Holiday cottage complex

UK cottage complexes benefit from strong investment and occupational activity in 2017

Any changes in the UK cottage complex market are traditionally closely aligned with changes in the UK residential market. Many purchasers in the sector choose to release equity in their homes in order to finance the purchase of a lifestyle business. Some of these purchasers will therefore be equity-backed. However, for the more aspirational buyers, bank debt will play an important role. The current climate of debt availability means that for those purchasers with a reasonable amount of equity and a robust and well-tested business plan, commercial debt is available.

A more recent trend has seen institutional and private equity backed buyers enter the market, seeking well located, larger complexes which offer good stabilised income streams and opportunities to improve profit conversion when added to a trading group. These purchasers will have access to cheap debt and in most cases will look to gear their borrowing to take advantage of this.

Post the EU referendum the market has effectively become two speed, with complexes priced up to around £1.5 million attracting strong interest, while those above this level face more challenges in attracting substantial interest. That said, despite a challenging beginning to the year, well located properties, properly presented and priced appropriately are attracting good interest. Looking ahead to the end of the year, we expect to see a strong second half of the year in terms of transactions.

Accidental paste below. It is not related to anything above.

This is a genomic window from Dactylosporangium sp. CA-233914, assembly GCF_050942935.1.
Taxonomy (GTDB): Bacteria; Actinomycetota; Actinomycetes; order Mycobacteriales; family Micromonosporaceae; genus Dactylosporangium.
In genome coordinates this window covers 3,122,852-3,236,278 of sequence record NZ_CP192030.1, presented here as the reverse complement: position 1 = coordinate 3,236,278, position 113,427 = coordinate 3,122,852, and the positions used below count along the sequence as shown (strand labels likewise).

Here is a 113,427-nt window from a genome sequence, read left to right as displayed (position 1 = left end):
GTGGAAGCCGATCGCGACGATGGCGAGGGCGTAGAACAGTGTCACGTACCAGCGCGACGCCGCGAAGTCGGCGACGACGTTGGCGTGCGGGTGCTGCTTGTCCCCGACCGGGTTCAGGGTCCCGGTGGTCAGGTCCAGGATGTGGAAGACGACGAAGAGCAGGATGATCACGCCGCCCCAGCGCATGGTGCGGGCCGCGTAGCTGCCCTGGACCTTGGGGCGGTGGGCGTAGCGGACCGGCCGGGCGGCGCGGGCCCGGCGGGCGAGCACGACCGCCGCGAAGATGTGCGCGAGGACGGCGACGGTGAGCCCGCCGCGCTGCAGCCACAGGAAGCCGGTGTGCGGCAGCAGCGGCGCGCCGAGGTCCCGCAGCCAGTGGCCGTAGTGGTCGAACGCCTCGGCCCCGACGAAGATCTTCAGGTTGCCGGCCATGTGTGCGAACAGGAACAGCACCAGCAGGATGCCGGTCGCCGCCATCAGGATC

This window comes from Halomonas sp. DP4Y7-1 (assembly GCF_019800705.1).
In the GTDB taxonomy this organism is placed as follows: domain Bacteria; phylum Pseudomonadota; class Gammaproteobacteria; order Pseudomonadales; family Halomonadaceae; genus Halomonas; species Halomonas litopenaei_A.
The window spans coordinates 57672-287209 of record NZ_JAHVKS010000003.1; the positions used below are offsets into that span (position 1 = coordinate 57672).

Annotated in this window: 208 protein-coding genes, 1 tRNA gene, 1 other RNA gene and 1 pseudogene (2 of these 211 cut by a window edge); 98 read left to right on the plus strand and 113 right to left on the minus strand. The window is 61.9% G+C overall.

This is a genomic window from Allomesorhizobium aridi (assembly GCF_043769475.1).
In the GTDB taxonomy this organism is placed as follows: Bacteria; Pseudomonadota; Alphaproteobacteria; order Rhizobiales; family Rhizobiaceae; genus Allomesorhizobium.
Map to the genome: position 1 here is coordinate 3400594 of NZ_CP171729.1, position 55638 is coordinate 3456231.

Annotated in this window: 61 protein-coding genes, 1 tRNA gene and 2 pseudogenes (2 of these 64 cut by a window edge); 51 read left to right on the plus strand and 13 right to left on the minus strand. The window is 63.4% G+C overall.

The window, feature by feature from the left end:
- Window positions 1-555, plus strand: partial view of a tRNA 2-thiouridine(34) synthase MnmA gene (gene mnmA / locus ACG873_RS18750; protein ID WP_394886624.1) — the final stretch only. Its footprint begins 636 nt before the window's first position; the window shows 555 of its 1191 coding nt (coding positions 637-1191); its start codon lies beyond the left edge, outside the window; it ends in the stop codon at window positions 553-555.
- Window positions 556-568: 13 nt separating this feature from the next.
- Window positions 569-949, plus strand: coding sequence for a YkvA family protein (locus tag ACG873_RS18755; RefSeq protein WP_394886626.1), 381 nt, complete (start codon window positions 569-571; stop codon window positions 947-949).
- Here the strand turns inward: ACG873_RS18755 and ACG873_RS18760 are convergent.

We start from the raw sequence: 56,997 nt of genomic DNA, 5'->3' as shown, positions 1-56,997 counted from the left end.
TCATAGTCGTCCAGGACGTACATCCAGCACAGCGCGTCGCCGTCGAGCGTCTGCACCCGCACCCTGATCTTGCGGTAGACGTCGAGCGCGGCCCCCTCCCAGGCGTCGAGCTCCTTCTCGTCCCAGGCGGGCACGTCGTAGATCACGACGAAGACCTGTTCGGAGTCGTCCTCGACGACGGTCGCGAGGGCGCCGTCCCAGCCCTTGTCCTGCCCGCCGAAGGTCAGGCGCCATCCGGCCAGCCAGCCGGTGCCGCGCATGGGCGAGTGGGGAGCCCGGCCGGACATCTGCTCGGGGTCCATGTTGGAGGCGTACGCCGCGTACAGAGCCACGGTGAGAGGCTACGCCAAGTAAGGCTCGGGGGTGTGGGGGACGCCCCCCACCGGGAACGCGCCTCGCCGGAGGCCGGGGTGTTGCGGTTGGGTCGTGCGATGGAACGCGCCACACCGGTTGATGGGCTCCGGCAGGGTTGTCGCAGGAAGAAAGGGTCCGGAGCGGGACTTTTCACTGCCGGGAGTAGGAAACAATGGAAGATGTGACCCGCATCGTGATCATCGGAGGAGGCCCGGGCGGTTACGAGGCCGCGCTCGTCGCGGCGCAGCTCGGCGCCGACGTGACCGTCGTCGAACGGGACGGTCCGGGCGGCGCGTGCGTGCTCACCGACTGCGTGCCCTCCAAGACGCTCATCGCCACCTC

The UK’s decision to leave the EU has also had a tangible impact on the trading performance of cottage complexes, with properties across the south west reporting year–on-year increases in both occupancy and rate achieved for 2017. There are multiple drivers behind this trend. The fall in the value of sterling has led to increases in costs for holidaymakers travelling abroad, with more people therefore choosing to holiday in the UK.

Additionally geopolitical uncertainty and terrorism related incidents abroad in recent years have also encouraged holidaymakers to holiday at home. A survey at the beginning of the year by Travelzoo of British people found that 52.4 per cent of respondents were planning a holiday in the UK or western Europe for their main holiday. A similar survey in 2016 showed that 29 per cent of Britons had spent their holiday in the UK. Concurrently it has also become cheaper for foreign holiday makers to stay in the UK and there has been an upswing in inbound tourism, particularly from continental Europe.

The continuing diversification of the buyer market and the increased popularity of UK holidays leads us to believe that 2017 will be a stellar year for the cottage complex market. 

Further information

Read more: Savills Aspects of Leisure Autumn/Winter 2017


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